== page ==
11 August 2020
NIAID/Victor Tangermann

New Law Makes HIV Prevention Drugs Available Without Prescription

Californians can now get PrEP and PEP directly from their pharmacist.
by Kristin Houser / October 08 2019

California residents can now obtain two HIV prevention drugs without a prescription — a first-in-the-nation development that could dramatically improve access to the medications.

One of the drugs, pre-exposure prophylaxis (PrEP), is taken similarly to a birth control pill. Anyone with an elevated risk of contracting HIVfor example, a person who regularly engages in condomless sex with partners of unknown HIV status — can take the medication once daily and see their risk substantially reduced — the same way taking the birth control pill drastically reduces a person’s risk of pregnancy.

Continuing the analogy, the other drug, post-exposure prophylaxis (PEP), is more like emergency contraception. If a person is exposed to HIV, they can lower their risk of contraction by taking PEP within 72 hours — the same way a person might take emergency contraception to prevent pregnancy following unprotected sex.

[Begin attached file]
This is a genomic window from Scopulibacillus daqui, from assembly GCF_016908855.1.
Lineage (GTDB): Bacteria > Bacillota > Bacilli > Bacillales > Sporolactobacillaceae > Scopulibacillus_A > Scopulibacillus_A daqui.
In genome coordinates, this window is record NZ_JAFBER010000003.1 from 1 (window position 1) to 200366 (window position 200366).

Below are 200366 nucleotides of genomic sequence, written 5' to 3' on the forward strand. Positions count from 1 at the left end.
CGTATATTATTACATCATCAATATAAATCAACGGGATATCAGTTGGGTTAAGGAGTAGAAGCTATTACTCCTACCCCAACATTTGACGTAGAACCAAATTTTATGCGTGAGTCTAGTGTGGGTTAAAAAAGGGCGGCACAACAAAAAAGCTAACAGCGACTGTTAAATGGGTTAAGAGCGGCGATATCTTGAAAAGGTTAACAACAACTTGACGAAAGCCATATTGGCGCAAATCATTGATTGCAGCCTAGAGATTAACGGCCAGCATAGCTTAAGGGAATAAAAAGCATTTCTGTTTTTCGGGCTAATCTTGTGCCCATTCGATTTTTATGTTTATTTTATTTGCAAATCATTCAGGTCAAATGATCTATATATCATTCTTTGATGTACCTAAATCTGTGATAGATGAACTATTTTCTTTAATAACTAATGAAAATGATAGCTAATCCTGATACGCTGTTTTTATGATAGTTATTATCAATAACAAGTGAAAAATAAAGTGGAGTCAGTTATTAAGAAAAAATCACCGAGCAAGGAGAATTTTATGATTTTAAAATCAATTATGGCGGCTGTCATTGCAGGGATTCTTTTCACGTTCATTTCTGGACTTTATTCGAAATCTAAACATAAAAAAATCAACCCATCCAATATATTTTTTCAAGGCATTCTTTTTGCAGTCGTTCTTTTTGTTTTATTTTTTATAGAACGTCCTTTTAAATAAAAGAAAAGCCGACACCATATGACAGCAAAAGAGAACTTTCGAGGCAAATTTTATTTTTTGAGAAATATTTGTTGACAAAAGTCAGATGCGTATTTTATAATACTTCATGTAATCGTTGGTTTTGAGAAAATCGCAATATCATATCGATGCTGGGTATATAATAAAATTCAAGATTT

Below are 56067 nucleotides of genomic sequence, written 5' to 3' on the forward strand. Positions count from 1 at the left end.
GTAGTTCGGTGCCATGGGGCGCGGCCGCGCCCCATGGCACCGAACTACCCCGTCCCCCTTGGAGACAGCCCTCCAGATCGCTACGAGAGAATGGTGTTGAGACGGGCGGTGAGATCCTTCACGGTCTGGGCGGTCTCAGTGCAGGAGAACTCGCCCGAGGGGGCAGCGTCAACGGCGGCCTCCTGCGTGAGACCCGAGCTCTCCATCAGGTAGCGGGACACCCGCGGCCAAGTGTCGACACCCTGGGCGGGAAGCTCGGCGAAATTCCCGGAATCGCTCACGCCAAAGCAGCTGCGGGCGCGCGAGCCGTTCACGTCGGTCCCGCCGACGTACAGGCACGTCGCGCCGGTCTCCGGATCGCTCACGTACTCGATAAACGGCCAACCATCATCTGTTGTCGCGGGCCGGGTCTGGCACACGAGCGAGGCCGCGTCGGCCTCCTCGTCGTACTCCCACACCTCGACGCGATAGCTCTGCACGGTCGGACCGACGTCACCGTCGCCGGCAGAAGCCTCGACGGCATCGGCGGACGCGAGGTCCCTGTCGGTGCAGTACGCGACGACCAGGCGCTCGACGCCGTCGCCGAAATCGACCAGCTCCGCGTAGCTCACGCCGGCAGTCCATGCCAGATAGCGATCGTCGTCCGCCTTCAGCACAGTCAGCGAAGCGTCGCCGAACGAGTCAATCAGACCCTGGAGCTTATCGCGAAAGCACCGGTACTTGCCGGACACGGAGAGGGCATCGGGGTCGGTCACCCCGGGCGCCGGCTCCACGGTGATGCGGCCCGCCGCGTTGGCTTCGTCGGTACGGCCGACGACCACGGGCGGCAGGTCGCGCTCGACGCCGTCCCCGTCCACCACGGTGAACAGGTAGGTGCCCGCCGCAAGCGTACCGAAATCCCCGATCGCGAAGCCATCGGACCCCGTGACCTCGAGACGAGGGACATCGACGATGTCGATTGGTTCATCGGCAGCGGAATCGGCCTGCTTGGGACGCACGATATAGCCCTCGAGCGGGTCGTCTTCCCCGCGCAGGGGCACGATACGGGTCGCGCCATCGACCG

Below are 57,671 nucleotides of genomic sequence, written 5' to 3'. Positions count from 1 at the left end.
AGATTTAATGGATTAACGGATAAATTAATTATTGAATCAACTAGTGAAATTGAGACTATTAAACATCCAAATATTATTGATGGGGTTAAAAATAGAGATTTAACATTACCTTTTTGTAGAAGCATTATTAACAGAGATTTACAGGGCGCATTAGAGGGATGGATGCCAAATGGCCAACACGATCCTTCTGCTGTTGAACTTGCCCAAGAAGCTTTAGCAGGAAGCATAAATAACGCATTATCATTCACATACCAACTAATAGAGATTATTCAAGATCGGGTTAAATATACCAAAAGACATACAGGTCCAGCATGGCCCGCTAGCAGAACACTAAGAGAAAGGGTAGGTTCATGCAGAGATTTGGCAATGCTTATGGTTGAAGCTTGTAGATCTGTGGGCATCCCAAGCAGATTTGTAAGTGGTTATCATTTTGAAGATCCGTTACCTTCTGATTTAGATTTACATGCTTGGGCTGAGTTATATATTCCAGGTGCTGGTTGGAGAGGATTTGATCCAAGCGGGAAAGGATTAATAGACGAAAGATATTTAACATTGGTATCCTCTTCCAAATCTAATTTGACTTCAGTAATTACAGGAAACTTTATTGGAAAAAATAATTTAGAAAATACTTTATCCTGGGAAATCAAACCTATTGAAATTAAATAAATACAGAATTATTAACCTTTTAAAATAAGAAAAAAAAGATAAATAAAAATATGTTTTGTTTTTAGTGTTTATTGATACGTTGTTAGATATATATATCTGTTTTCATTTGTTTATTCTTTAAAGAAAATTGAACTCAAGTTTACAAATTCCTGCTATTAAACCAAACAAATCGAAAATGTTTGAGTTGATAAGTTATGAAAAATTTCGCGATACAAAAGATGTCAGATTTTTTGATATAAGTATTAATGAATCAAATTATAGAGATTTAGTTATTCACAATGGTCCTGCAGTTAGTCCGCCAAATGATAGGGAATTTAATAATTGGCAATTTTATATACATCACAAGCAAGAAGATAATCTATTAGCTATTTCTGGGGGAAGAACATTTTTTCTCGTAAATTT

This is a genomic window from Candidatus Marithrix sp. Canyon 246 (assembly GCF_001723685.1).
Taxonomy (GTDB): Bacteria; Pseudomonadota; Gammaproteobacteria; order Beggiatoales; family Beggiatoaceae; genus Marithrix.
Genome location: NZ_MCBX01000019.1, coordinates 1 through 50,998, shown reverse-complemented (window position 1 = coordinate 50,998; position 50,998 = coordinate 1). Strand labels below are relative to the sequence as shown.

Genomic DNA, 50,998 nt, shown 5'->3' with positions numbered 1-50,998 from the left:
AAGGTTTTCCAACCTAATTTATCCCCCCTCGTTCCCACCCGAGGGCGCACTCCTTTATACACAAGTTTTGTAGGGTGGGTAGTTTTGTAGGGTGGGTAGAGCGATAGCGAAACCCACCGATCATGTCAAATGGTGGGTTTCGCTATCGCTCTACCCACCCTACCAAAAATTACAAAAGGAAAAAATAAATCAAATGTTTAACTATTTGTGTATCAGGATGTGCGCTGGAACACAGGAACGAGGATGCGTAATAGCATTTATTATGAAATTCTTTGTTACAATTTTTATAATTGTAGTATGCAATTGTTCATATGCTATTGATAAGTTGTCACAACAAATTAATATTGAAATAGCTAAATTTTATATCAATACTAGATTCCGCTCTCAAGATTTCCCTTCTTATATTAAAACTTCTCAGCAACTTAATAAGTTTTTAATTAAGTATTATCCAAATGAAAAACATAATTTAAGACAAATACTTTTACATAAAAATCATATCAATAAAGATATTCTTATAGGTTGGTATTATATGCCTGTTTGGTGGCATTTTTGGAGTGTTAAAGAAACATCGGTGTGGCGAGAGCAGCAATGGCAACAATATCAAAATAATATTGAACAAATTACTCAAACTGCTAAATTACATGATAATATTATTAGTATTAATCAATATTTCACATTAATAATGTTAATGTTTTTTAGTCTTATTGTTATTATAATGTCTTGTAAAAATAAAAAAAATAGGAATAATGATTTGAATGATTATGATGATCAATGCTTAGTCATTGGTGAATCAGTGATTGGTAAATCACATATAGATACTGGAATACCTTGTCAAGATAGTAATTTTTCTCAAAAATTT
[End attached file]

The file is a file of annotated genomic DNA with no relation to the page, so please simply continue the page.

On Monday, California Governor Gavin Newsom signed Senate Bill 159, a law removing the need for a prescription to obtain PrEP or PEP at a pharmacy. The bill also prohibits insurance companies from requiring prior authorization for the medications.

“Recent breakthroughs in the prevention and treatment of HIV can literally save lives,” Newsom said in a statement. “All Californians deserve access to PrEP and PEP, two treatments that have transformed our fight against HIV and AIDS. I applaud the Legislature for taking action to expand access to these treatments and getting us close to ending HIV and AIDS for good.”

The California Health Benefit Review Program, an independent organization tasked with reviewing the potential impact of California’s health insurance-related legislation, predicts that PrEP usage in the state will increase by 2 percent while the total number of new HIV cases will decrease by 25 the first year SB 159 is in effect.

Even more encouraging: the organization believes that both figures will show even greater improvement once more pharmacists undergo the training necessary to dispense both PrEP and PEP.

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